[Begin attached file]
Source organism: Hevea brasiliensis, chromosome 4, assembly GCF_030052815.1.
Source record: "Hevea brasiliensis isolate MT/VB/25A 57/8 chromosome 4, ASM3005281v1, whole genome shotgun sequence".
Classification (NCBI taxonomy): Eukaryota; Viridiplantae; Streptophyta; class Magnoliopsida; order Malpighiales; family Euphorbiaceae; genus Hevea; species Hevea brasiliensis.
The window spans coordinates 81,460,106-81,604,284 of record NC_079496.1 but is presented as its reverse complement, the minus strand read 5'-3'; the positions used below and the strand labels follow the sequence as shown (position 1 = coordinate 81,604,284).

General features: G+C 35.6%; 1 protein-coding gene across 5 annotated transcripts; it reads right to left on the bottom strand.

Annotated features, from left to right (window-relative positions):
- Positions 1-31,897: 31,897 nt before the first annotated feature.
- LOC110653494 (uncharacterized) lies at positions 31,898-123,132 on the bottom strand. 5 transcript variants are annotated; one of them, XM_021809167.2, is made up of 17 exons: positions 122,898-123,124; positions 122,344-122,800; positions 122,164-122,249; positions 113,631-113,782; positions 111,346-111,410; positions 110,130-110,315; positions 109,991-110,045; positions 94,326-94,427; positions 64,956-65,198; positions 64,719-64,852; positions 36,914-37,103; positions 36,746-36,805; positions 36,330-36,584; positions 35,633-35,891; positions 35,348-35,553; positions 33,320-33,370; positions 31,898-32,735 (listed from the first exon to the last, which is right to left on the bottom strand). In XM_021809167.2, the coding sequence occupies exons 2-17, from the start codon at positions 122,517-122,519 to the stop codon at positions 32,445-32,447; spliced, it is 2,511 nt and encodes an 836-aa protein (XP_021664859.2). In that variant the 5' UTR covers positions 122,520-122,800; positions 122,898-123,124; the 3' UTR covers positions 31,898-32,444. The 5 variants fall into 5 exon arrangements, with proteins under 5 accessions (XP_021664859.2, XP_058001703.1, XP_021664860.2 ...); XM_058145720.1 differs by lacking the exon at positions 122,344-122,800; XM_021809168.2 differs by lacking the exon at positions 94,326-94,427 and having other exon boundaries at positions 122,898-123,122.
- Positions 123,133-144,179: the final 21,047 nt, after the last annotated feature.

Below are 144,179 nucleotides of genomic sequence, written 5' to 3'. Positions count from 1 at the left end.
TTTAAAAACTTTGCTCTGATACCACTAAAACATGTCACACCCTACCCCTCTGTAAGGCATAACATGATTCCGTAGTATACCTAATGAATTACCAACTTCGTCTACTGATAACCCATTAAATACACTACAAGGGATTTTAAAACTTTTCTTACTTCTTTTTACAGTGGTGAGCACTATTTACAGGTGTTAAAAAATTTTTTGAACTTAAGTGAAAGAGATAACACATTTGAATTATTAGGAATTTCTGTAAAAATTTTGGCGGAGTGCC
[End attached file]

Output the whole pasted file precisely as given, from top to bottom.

Source organism: Hevea brasiliensis, chromosome 4, assembly GCF_030052815.1.
Source record: "Hevea brasiliensis isolate MT/VB/25A 57/8 chromosome 4, ASM3005281v1, whole genome shotgun sequence".
Classification (NCBI taxonomy): Eukaryota; Viridiplantae; Streptophyta; class Magnoliopsida; order Malpighiales; family Euphorbiaceae; genus Hevea; species Hevea brasiliensis.
The window spans coordinates 81,460,106-81,604,284 of record NC_079496.1 but is presented as its reverse complement, the minus strand read 5'-3'; the positions used below and the strand labels follow the sequence as shown (position 1 = coordinate 81,604,284).

General features: G+C 35.6%; 1 protein-coding gene across 5 annotated transcripts; it reads right to left on the bottom strand.

Annotated features, from left to right (window-relative positions):
- Positions 1-31,897: 31,897 nt before the first annotated feature.
- LOC110653494 (uncharacterized) lies at positions 31,898-123,132 on the bottom strand. 5 transcript variants are annotated; one of them, XM_021809167.2, is made up of 17 exons: positions 122,898-123,124; positions 122,344-122,800; positions 122,164-122,249; positions 113,631-113,782; positions 111,346-111,410; positions 110,130-110,315; positions 109,991-110,045; positions 94,326-94,427; positions 64,956-65,198; positions 64,719-64,852; positions 36,914-37,103; positions 36,746-36,805; positions 36,330-36,584; positions 35,633-35,891; positions 35,348-35,553; positions 33,320-33,370; positions 31,898-32,735 (listed from the first exon to the last, which is right to left on the bottom strand). In XM_021809167.2, the coding sequence occupies exons 2-17, from the start codon at positions 122,517-122,519 to the stop codon at positions 32,445-32,447; spliced, it is 2,511 nt and encodes an 836-aa protein (XP_021664859.2). In that variant the 5' UTR covers positions 122,520-122,800; positions 122,898-123,124; the 3' UTR covers positions 31,898-32,444. The 5 variants fall into 5 exon arrangements, with proteins under 5 accessions (XP_021664859.2, XP_058001703.1, XP_021664860.2 ...); XM_058145720.1 differs by lacking the exon at positions 122,344-122,800; XM_021809168.2 differs by lacking the exon at positions 94,326-94,427 and having other exon boundaries at positions 122,898-123,122.
- Positions 123,133-144,179: the final 21,047 nt, after the last annotated feature.

Below are 144,179 nucleotides of genomic sequence, written 5' to 3'. Positions count from 1 at the left end.
TTTAAAAACTTTGCTCTGATACCACTAAAACATGTCACACCCTACCCCTCTGTAAGGCATAACATGATTCCGTAGTATACCTAATGAATTACCAACTTCGTCTACTGATAACCCATTAAATACACTACAAGGGATTTTAAAACTTTTCTTACTTCTTTTTACAGTGGTGAGCACTATTTACAGGTGTTAAAAAATTTTTTGAACTTAAGTGAAAGAGATAACACATTTGAATTATTAGGAATTTCTGTAAAAATTTTGGCGGAGTGCC